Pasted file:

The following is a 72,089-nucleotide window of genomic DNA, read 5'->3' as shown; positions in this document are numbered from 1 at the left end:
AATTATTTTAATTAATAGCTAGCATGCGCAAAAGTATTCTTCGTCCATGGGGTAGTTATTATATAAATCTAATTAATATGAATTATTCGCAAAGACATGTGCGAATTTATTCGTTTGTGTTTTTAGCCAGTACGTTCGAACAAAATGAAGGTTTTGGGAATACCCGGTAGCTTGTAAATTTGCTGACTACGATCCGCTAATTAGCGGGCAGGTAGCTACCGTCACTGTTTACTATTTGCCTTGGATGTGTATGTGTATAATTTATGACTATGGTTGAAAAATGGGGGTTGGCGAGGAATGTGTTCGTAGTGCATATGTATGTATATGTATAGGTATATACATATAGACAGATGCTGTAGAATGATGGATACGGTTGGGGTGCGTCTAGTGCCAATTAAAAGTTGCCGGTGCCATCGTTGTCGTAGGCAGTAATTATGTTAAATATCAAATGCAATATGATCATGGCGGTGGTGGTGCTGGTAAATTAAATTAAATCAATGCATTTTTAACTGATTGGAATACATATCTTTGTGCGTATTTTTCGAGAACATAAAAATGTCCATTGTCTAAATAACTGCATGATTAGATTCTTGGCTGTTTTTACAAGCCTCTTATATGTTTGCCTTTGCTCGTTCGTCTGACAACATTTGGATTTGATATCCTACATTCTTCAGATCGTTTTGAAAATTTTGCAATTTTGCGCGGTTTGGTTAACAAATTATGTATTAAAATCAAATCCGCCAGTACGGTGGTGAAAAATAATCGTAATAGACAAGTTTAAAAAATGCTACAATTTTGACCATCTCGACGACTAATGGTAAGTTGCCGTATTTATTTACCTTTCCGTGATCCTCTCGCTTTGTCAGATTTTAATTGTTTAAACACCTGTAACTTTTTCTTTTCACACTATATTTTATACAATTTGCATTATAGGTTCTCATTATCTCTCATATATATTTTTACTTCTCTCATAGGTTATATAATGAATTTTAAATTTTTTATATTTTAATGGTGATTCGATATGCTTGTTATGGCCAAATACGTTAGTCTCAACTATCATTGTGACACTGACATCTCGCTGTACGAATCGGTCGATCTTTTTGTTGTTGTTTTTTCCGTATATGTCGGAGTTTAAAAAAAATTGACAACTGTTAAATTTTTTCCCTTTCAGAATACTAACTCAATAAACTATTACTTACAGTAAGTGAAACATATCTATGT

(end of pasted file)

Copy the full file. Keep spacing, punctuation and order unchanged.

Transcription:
The following is a 72,089-nucleotide window of genomic DNA, read 5'->3' as shown; positions in this document are numbered from 1 at the left end:
AATTATTTTAATTAATAGCTAGCATGCGCAAAAGTATTCTTCGTCCATGGGGTAGTTATTATATAAATCTAATTAATATGAATTATTCGCAAAGACATGTGCGAATTTATTCGTTTGTGTTTTTAGCCAGTACGTTCGAACAAAATGAAGGTTTTGGGAATACCCGGTAGCTTGTAAATTTGCTGACTACGATCCGCTAATTAGCGGGCAGGTAGCTACCGTCACTGTTTACTATTTGCCTTGGATGTGTATGTGTATAATTTATGACTATGGTTGAAAAATGGGGGTTGGCGAGGAATGTGTTCGTAGTGCATATGTATGTATATGTATAGGTATATACATATAGACAGATGCTGTAGAATGATGGATACGGTTGGGGTGCGTCTAGTGCCAATTAAAAGTTGCCGGTGCCATCGTTGTCGTAGGCAGTAATTATGTTAAATATCAAATGCAATATGATCATGGCGGTGGTGGTGCTGGTAAATTAAATTAAATCAATGCATTTTTAACTGATTGGAATACATATCTTTGTGCGTATTTTTCGAGAACATAAAAATGTCCATTGTCTAAATAACTGCATGATTAGATTCTTGGCTGTTTTTACAAGCCTCTTATATGTTTGCCTTTGCTCGTTCGTCTGACAACATTTGGATTTGATATCCTACATTCTTCAGATCGTTTTGAAAATTTTGCAATTTTGCGCGGTTTGGTTAACAAATTATGTATTAAAATCAAATCCGCCAGTACGGTGGTGAAAAATAATCGTAATAGACAAGTTTAAAAAATGCTACAATTTTGACCATCTCGACGACTAATGGTAAGTTGCCGTATTTATTTACCTTTCCGTGATCCTCTCGCTTTGTCAGATTTTAATTGTTTAAACACCTGTAACTTTTTCTTTTCACACTATATTTTATACAATTTGCATTATAGGTTCTCATTATCTCTCATATATATTTTTACTTCTCTCATAGGTTATATAATGAATTTTAAATTTTTTATATTTTAATGGTGATTCGATATGCTTGTTATGGCCAAATACGTTAGTCTCAACTATCATTGTGACACTGACATCTCGCTGTACGAATCGGTCGATCTTTTTGTTGTTGTTTTTTCCGTATATGTCGGAGTTTAAAAAAAATTGACAACTGTTAAATTTTTTCCCTTTCAGAATACTAACTCAATAAACTATTACTTACAGTAAGTGAAACATATCTATGT